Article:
In setting type for letterpress, very thin spaces are sometimes required to fill in a line to match the length of adjacent ones so that everything is held tight when locked into the chase. The spaces are known as brasses (about one point thick) and coppers (about half a point thick). They are cut to be the same height as low spaces and a width to match the body size of the type being set.
Generally they are only used for the occasional line whose length cannot be corrected by replacing existing spaces with slightly wider ones so not many are required. Trying to keep them in the type cases with the rest of the spacing tends to get them lost at the bottom of the compartment which they have to share with other spacing. Instead, we would like to keep them in a separate box which can be pulled out when necessary.
Up until now our thin spaces have been mixed in with the larger spaces in the type cases, or sitting unsorted and generally unusable in a cup. A few weeks ago we found some plastic storage cases in the clearance section at the Lee Valley store in London and bought three of each size. Each case has some fixed partitions and a supply of moveable dividers. With the dividers, the larger boxes can be (almost) divided into 18 compartments of pretty much the same size, which seems ideal for storing brasses and coppers in 9 different sizes. Here is the result, with some of the spacing already sorted from that cup:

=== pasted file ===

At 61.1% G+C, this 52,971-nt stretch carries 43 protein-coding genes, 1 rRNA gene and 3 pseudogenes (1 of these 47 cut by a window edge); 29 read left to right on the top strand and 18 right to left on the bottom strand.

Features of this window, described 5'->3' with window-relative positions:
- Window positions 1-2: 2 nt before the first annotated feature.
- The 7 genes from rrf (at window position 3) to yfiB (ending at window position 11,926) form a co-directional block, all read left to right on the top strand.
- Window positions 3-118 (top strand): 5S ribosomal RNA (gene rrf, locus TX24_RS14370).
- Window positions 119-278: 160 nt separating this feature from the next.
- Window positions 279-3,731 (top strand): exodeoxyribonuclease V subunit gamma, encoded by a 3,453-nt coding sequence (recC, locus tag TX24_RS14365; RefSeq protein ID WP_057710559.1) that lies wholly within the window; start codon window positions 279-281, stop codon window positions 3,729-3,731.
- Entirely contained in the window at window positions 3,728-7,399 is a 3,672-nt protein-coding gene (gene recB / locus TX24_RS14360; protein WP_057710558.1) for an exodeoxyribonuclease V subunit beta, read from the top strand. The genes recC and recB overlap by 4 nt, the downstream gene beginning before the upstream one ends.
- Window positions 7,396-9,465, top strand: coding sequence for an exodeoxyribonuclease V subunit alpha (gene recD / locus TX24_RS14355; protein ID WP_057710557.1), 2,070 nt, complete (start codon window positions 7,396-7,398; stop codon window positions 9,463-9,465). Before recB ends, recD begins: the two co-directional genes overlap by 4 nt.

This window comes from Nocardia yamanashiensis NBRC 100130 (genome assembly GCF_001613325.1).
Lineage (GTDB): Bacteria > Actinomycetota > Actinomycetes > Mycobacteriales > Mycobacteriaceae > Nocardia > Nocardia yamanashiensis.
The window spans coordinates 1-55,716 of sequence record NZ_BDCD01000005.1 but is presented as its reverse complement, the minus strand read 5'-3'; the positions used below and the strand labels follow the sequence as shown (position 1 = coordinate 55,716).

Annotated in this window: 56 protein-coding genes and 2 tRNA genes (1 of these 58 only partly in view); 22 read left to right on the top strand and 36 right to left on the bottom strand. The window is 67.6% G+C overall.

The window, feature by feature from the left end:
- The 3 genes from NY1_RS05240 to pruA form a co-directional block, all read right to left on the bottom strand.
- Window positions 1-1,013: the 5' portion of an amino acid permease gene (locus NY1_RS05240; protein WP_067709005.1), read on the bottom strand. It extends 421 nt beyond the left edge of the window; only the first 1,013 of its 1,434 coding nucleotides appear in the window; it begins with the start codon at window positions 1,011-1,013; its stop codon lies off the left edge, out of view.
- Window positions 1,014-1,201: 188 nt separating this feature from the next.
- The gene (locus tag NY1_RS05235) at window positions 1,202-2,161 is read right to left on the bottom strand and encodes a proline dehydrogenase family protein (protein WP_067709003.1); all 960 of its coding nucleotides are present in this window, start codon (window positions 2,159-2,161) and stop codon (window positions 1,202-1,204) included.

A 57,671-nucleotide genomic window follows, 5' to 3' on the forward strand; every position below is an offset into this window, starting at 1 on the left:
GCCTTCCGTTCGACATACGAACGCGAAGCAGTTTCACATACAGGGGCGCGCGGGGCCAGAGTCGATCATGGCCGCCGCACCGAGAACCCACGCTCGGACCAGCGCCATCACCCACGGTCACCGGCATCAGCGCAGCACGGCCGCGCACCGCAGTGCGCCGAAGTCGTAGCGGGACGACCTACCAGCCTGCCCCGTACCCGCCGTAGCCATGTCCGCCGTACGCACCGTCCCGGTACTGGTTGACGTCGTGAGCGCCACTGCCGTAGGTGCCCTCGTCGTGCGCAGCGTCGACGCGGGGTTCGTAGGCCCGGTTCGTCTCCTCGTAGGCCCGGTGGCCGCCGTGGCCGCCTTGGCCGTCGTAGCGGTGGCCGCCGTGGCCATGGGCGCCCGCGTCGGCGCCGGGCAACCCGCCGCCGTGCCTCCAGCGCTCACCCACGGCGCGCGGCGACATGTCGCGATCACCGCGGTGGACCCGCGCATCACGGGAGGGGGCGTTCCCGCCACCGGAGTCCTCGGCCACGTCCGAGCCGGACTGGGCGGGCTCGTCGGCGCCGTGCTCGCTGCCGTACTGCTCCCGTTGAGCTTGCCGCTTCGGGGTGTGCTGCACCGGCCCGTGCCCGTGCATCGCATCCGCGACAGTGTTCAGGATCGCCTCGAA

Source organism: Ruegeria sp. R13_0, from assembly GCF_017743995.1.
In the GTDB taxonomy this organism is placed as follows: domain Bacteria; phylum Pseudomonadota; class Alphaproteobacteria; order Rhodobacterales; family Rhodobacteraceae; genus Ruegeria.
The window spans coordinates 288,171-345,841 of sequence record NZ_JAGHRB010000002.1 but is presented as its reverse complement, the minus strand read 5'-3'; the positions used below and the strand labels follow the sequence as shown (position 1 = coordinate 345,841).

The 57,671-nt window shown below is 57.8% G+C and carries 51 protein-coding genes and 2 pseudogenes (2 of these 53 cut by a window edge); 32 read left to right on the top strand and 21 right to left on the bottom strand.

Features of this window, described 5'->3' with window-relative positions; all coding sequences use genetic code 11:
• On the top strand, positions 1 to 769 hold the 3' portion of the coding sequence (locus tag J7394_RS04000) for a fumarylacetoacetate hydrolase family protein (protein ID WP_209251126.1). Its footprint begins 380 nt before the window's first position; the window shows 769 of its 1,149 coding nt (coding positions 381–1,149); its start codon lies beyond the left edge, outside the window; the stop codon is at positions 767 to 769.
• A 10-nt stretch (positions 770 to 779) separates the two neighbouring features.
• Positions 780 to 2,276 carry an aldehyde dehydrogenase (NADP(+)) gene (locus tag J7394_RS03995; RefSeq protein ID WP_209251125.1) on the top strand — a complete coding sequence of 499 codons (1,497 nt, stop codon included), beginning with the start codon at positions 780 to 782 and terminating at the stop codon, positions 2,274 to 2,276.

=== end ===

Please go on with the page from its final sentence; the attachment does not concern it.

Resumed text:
I applied some white silicone cement to the bottom of each moveable partition so the spaces could not slip under them from one compartment to the next. The ends of the partitions are serrated to the spacing can’t slip through that way. The lid is labelled using a grease pencil (china marker). Unfortunately there is no site for a partition at center bottom because of the cover latch so the 30-point spacing is currently mixed brasses and coppers but I should be able to make a partition to fit.
Normally the box would stay flat, but in case someone feels the urge to tuck it under their arm to carry it, I’ll have to take measures to prevent the spaces from slipping between the partition tops and the cover. A thin layer of foam would do it, but that removes the appeal of being able to see the contents with the cover closed.
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